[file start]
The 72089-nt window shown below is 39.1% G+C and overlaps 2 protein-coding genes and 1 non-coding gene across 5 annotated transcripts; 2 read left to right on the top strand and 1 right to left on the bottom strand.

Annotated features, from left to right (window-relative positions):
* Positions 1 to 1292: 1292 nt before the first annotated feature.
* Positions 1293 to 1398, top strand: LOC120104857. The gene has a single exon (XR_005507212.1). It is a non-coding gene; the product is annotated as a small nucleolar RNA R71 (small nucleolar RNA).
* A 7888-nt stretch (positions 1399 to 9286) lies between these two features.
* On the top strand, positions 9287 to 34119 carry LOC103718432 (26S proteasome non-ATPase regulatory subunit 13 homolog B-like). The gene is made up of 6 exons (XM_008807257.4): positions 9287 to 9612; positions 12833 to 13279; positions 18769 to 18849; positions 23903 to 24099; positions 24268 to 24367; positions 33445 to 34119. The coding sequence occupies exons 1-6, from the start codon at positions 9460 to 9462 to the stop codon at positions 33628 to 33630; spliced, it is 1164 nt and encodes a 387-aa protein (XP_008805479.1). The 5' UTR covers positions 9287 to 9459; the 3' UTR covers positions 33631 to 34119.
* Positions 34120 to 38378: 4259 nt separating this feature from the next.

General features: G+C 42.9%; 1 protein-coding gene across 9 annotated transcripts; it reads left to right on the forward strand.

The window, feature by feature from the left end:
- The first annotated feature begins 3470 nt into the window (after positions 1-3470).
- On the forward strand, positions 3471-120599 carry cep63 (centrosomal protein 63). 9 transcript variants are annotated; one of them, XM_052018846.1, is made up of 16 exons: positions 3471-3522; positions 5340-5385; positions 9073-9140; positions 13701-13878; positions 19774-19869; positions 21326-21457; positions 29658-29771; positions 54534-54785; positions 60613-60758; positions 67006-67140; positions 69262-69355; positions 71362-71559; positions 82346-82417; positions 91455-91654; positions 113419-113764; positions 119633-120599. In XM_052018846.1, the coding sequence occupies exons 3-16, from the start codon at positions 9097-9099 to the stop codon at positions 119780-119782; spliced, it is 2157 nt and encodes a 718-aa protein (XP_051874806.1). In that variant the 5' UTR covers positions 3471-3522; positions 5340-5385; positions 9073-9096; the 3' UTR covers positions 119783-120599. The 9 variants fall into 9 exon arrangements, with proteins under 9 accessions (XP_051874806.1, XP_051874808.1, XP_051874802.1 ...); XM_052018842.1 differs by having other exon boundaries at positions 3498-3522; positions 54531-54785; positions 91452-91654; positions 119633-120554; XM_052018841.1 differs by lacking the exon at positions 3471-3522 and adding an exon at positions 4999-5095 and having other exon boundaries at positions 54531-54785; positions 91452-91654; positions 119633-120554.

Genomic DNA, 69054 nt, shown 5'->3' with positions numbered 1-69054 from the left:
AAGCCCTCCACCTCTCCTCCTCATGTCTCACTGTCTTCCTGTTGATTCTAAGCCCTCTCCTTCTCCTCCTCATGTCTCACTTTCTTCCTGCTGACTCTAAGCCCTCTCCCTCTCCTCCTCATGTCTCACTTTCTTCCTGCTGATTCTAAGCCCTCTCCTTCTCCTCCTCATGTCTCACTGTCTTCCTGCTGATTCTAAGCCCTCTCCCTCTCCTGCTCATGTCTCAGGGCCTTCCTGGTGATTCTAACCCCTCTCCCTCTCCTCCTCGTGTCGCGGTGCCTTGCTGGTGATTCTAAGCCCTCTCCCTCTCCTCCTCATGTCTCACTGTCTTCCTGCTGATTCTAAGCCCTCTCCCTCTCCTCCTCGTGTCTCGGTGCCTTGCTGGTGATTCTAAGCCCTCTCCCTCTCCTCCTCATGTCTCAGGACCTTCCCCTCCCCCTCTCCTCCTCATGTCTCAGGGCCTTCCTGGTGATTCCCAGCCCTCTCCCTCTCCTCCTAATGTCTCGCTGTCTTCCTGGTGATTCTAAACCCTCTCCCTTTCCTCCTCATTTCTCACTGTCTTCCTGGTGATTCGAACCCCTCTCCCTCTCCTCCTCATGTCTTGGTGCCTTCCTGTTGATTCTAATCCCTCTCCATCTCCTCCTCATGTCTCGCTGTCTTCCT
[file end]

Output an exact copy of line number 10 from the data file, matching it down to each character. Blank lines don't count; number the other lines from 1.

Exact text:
- The first annotated feature begins 3470 nt into the window (after positions 1-3470).